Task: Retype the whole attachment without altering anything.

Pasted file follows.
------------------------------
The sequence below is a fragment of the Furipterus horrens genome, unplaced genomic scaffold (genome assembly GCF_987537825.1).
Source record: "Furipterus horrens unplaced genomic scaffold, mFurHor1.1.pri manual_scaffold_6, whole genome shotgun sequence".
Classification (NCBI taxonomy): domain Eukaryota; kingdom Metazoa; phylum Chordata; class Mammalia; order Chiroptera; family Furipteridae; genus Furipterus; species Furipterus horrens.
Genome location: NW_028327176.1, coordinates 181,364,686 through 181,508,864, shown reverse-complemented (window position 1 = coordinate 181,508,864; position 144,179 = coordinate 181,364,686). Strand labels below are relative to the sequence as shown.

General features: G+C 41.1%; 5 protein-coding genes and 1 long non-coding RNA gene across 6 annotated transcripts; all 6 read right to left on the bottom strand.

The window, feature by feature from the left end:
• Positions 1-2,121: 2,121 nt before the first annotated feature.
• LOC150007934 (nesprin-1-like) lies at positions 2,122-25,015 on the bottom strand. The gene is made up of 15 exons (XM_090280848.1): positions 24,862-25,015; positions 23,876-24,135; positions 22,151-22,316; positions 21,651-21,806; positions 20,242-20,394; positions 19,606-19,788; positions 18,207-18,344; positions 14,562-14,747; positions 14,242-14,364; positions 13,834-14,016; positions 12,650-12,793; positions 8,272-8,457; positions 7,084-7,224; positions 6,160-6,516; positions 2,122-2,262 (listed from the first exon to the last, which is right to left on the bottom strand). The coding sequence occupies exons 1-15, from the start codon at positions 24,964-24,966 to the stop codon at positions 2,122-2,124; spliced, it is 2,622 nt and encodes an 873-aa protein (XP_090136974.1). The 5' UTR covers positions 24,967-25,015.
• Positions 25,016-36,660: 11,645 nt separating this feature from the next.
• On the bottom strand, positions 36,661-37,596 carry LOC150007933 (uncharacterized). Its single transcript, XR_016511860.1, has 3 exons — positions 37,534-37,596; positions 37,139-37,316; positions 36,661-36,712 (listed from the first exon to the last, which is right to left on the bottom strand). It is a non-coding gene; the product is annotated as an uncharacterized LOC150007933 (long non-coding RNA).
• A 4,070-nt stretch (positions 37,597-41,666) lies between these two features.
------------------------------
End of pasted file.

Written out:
The sequence below is a fragment of the Furipterus horrens genome, unplaced genomic scaffold (genome assembly GCF_987537825.1).
Source record: "Furipterus horrens unplaced genomic scaffold, mFurHor1.1.pri manual_scaffold_6, whole genome shotgun sequence".
Classification (NCBI taxonomy): domain Eukaryota; kingdom Metazoa; phylum Chordata; class Mammalia; order Chiroptera; family Furipteridae; genus Furipterus; species Furipterus horrens.
Genome location: NW_028327176.1, coordinates 181,364,686 through 181,508,864, shown reverse-complemented (window position 1 = coordinate 181,508,864; position 144,179 = coordinate 181,364,686). Strand labels below are relative to the sequence as shown.

General features: G+C 41.1%; 5 protein-coding genes and 1 long non-coding RNA gene across 6 annotated transcripts; all 6 read right to left on the bottom strand.

The window, feature by feature from the left end:
• Positions 1-2,121: 2,121 nt before the first annotated feature.
• LOC150007934 (nesprin-1-like) lies at positions 2,122-25,015 on the bottom strand. The gene is made up of 15 exons (XM_090280848.1): positions 24,862-25,015; positions 23,876-24,135; positions 22,151-22,316; positions 21,651-21,806; positions 20,242-20,394; positions 19,606-19,788; positions 18,207-18,344; positions 14,562-14,747; positions 14,242-14,364; positions 13,834-14,016; positions 12,650-12,793; positions 8,272-8,457; positions 7,084-7,224; positions 6,160-6,516; positions 2,122-2,262 (listed from the first exon to the last, which is right to left on the bottom strand). The coding sequence occupies exons 1-15, from the start codon at positions 24,964-24,966 to the stop codon at positions 2,122-2,124; spliced, it is 2,622 nt and encodes an 873-aa protein (XP_090136974.1). The 5' UTR covers positions 24,967-25,015.
• Positions 25,016-36,660: 11,645 nt separating this feature from the next.
• On the bottom strand, positions 36,661-37,596 carry LOC150007933 (uncharacterized). Its single transcript, XR_016511860.1, has 3 exons — positions 37,534-37,596; positions 37,139-37,316; positions 36,661-36,712 (listed from the first exon to the last, which is right to left on the bottom strand). It is a non-coding gene; the product is annotated as an uncharacterized LOC150007933 (long non-coding RNA).
• A 4,070-nt stretch (positions 37,597-41,666) lies between these two features.